Crossing the Line, by Stephanie Vaughan

>> Tuesday, November 22, 2005

I discovered Stephanie Vaughan earlier this month with Jumping the Fence, which I loved. Crossing the Line is its sequel.

Jamie MacPherson knows that looks aren’t everything -- money counts for a lot, too. And that’s a good thing, since he’s got none of one and plenty of the other. Money may not buy happiness, but it’ll sure buy you the kind of misery you like best.

Ryan Van Alstyn knows that looks don’t mean a thing when your life falls apart and money can’t bring a loved one back.

When Jamie walks into Ryan’s restaurant one night, Ryan looks better than anything on the menu. Attraction leads to sex. It could be more, but Ryan can’t be bought and Jamie thinks he has nothing to offer but his money.
As I said, I loved Jumping the Fence, but I loved Crossing the Line even more, basically because it did much better in the only area JTF was not so good. A B+.

My main problem with JTF was that I hated that it completely skipped the development of the romance. By the end of the book, I thought the protagonists were all set to start a wonderful romance, but I wanted to see that process, not simply be told it had happened.

There's much more of the falling in love process here. Partly because of the length, of course, since there are a few more pages here, but also because both men in CTL are perfectly comfortable with their sexuality, so there is no need to devote any space to them grappling with their new feelings, and a lot more space can be devoted to exploring the relationship.

And what a sweet, tender relationship it is! Both of them are wonderful, but I confess I had a soft spot for Jamie, who broke my heart with his loneliness and his absolute conviction that all he had going for him was his money. When he asks his friend Claire how he could make someone care for him, I almost cried.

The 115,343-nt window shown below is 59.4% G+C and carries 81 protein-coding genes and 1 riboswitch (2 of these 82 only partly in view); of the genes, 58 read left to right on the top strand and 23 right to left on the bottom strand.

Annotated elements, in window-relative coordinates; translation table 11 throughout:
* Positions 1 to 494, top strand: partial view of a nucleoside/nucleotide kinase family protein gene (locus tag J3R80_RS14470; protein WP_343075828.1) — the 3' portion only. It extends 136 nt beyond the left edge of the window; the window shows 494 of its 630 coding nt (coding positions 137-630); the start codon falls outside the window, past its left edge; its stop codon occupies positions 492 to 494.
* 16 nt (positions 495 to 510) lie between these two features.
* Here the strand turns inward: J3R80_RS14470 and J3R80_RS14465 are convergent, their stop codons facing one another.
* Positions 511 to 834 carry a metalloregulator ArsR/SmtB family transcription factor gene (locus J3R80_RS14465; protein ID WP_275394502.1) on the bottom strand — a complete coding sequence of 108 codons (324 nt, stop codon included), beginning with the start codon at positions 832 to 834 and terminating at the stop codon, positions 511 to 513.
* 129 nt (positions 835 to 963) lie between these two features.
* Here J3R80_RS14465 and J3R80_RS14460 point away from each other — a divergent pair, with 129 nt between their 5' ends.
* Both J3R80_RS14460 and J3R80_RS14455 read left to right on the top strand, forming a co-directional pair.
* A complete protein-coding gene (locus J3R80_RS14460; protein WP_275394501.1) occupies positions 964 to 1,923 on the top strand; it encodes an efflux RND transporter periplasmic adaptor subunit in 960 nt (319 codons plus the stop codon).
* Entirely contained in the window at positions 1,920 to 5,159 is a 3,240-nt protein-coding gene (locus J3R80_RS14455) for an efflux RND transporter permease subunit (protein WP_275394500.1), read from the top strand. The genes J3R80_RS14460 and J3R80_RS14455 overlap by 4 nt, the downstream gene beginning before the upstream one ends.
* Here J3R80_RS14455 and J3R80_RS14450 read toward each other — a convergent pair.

The love scenes were sweet and hot at the same time, and they showed the progress in their feelings perfectly. I especially adored the later ones, when Ryan is so determined to show Jamie that he is loved and that he deserves to be.

Oh, yes, this was good! So good, in fact, that it would have been an A read for me, if it weren't for certain little problems. There aren't really any big objections, just small stuff which accumulates, not to really bother me, but simply to make the book not quite perfect.

Number one: the Jamie that we get to know throughout the book bears absolutely no resemblance to the guy in the first page, who calls his ex to whine. Or to the guy we met in a bar in the first book, for that matter. This makes the book start on a weird note.

Number two was a bit more problematic. The whole "Daddy" thing seriously creeped me out. It's not something huge, and, with some effort, I was able to ignore it (pretty much), but really! Eewww!

Finally, while the length was better than in JTF, I do wish some aspects could have been better explored... Jamie's childhood with a father who seems to have been quite homophobic and possibly violent, for instance. There are some interesting hints, but nothing comes of it. Or the story behind Ryan deciding he prefered to be a waiter, rather than what he had studied so much to be. Again, some tantalising hints, but nothing concrete. Of course, part of my disgruntlement with the short length might come from the fact that I really wanted to spend more time with this people, which isn't bad at all!

A really wonderful book. If you are looking to try something different, and maybe dip your toes into gay romance, look no further than these two books.


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